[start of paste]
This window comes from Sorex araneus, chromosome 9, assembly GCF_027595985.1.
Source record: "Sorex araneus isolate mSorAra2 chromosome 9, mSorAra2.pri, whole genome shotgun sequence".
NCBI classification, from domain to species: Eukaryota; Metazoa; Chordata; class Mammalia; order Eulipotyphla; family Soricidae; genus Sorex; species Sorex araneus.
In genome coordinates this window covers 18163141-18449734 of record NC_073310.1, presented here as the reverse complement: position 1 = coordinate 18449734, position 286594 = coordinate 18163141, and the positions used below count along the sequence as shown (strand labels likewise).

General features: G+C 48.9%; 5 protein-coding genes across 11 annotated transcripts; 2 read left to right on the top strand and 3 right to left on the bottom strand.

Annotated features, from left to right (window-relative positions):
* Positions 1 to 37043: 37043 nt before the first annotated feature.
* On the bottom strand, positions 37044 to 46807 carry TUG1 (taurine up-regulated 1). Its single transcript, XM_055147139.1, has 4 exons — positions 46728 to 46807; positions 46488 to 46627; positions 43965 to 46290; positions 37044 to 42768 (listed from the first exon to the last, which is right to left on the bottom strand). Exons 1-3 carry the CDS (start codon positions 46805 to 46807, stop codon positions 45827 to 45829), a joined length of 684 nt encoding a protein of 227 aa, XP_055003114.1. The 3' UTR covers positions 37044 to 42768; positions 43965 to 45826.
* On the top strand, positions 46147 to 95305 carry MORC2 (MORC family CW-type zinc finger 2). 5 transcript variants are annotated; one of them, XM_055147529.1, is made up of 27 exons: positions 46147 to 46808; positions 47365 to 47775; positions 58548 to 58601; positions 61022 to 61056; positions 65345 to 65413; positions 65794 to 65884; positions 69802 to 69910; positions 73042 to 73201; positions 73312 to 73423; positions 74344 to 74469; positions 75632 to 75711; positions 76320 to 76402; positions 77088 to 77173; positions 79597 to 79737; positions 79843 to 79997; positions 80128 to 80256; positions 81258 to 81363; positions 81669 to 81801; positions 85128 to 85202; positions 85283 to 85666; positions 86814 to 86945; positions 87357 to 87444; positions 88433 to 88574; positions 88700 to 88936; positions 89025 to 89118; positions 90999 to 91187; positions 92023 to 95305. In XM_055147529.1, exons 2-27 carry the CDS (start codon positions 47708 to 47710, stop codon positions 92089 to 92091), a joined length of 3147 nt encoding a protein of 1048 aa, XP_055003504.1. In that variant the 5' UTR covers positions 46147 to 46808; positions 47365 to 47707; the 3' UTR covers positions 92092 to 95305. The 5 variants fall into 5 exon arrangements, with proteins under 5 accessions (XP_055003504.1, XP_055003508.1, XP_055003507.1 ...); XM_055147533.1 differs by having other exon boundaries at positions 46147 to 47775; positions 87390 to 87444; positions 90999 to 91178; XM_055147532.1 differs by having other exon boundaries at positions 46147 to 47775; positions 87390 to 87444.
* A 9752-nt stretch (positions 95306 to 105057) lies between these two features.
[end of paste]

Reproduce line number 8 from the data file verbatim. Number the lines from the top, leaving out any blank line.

* On the bottom strand, positions 37044 to 46807 carry TUG1 (taurine up-regulated 1). Its single transcript, XM_055147139.1, has 4 exons — positions 46728 to 46807; positions 46488 to 46627; positions 43965 to 46290; positions 37044 to 42768 (listed from the first exon to the last, which is right to left on the bottom strand). Exons 1-3 carry the CDS (start codon positions 46805 to 46807, stop codon positions 45827 to 45829), a joined length of 684 nt encoding a protein of 227 aa, XP_055003114.1. The 3' UTR covers positions 37044 to 42768; positions 43965 to 45826.